As we mark World AIDS Day, we stand at a crossroads in the response to the epidemic. Hard work, political commitment, community engagement and financial investment over the past 15 years have provided us with a golden opportunity to end the AIDS epidemic—we must not squander it.

Since 2000, the global response to HIV has averted 30 million new HIV infections and nearly eight million AIDS-related deaths. Back then, fewer than 700 000 people were accessing antiretroviral therapy. Today, more than 15 million people are accessing the life-saving medicines. A historic and ambitious treatment target—to ensure that 15 million people have access to HIV treatment by 2015—has not only been met but exceeded. That’s great news.

But now we have to take the AIDS response to another level. AIDS is unfinished business and it will require renewed energy and dedication from all of us to reach the goal of ending the epidemic by 2030 as part of the Sustainable Development Goals. Of the 36.9 million people living with HIV today, almost half remain unaware that they are HIV-positive. There are 22 million people not accessing the treatment that would keep them alive and healthy and prevent the virus being transmitted to other people.

Fast-Tracking the AIDS response

UNAIDS has a plan to end the AIDS epidemic by 2030: the Fast-Track approach. This means front-loading investment over the next five years to reach an ambitious 90–90–90 treatment target by 2020. Reaching this target would see 90 per cent of people living with HIV knowing their HIV status, 90 per cent of people who know their HIV-positive status accessing treatment and 90 per cent of people on treatment having suppressed viral loads. The Fast-Track approach will also reduce new HIV infections by 75 per cent and realize our vision of zero discrimination.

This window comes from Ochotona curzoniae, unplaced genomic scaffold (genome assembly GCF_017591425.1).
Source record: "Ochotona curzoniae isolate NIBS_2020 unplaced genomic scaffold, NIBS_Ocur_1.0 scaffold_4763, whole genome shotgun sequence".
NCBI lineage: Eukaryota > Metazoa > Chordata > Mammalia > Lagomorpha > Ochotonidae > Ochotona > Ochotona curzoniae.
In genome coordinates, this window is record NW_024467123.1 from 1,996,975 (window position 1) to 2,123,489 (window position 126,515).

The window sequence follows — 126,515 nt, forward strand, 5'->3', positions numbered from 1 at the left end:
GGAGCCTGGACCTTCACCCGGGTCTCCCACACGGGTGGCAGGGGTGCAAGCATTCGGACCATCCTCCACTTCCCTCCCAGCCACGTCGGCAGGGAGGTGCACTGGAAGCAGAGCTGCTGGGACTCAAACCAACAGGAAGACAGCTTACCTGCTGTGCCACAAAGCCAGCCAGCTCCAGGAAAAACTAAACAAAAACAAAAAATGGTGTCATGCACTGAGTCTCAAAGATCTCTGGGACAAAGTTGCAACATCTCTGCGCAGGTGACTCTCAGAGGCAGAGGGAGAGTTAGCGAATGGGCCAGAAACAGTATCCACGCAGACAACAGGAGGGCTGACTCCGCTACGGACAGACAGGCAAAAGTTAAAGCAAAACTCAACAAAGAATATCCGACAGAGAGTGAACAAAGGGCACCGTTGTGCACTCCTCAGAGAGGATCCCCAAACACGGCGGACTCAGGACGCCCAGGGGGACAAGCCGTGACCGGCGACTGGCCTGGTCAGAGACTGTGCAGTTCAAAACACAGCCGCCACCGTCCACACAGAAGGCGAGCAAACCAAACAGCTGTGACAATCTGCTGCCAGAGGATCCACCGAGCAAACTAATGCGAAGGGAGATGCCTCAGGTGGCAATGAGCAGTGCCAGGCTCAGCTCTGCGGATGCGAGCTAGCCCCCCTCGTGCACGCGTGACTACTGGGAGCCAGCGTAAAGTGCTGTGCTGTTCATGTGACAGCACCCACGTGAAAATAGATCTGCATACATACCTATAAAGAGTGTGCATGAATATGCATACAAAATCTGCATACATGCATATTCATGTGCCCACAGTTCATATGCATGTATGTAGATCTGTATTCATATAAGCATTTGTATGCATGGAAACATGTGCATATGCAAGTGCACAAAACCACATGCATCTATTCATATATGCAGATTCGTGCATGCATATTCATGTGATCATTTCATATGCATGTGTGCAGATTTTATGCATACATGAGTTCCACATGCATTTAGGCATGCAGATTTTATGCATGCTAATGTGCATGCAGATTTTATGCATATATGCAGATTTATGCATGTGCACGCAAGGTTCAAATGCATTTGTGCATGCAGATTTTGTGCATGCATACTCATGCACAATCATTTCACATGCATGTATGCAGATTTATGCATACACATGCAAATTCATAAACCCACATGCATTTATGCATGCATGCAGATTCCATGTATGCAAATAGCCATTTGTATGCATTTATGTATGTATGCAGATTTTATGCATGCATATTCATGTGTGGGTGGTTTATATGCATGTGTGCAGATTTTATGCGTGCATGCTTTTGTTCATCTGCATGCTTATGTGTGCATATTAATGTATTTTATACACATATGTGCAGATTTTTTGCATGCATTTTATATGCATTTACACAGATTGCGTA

Reaching the Fast-Track Targets by 2020 means we will have broken the epidemic and from 2021 less money will be necessary each year to end the epidemic by 2030. Increasing current investments by US$ 12 billion a year would produce benefits of more than US$ 3.2 trillion that extend well beyond 2030—a return on investment of nearly US$ 17 for every US$ 1 invested.

Leaving no one behind

To be successful, the Fast-Track approach must be grounded in human rights and put people-centred policies and programmes at the forefront. Until now, progress made against the AIDS epidemic has not been shared equally. This is a social injustice. People are being left behind because they continue to face stigma and discrimination, human rights violations, gender inequality, violence and punitive laws.

Ensuring that women and girls are empowered to protect themselves from HIV is crucial. AIDS-related causes are still the leading cause of death among women of reproductive age globally, while around one in five new adult HIV infections occur among young women aged 15 to 24. The human rights of women and girls must be respected. These include the right to make decisions about their own health and the right to assume control over matters related to their sexuality, including sexual and reproductive health, free of coercion, discrimination and violence.

AIDS is also the primary cause of death among adolescents in Africa and the secondary cause of death among young people worldwide. Many young people are still unaware of their risk of HIV exposure or how to protect themselves. It is essential that they have unimpeded access to HIV testing and treatment services as part of quality sexual and reproductive health care. Sex workers, gay men and other men who have sex with men, transgender people, people who inject drugs, prisoners and migrants must be able to access appropriate services and targeted programmes that keep them healthy.

A commitment to ending the AIDS epidemic    

In September, world leaders signed up to ending the AIDS epidemic by 2030 as part of the Sustainable Development Goals. The science and tools are at hand. The UNAIDS Fast-Track approach provides a clear road map: front-loading investment, respecting human rights and promoting people-centred programmes and service delivery.

How the world responds over the next five years will determine whether another generation of young people grows up with the epidemic or whether the AIDS epidemic is ended as a public health threat within 15 years. By following the Fast-Track approach, we can avert 21 million AIDS-related deaths and 28 million new HIV infections by 2030.

On this World AIDS Day, let’s make sure we choose the right path – let’s break the AIDS epidemic.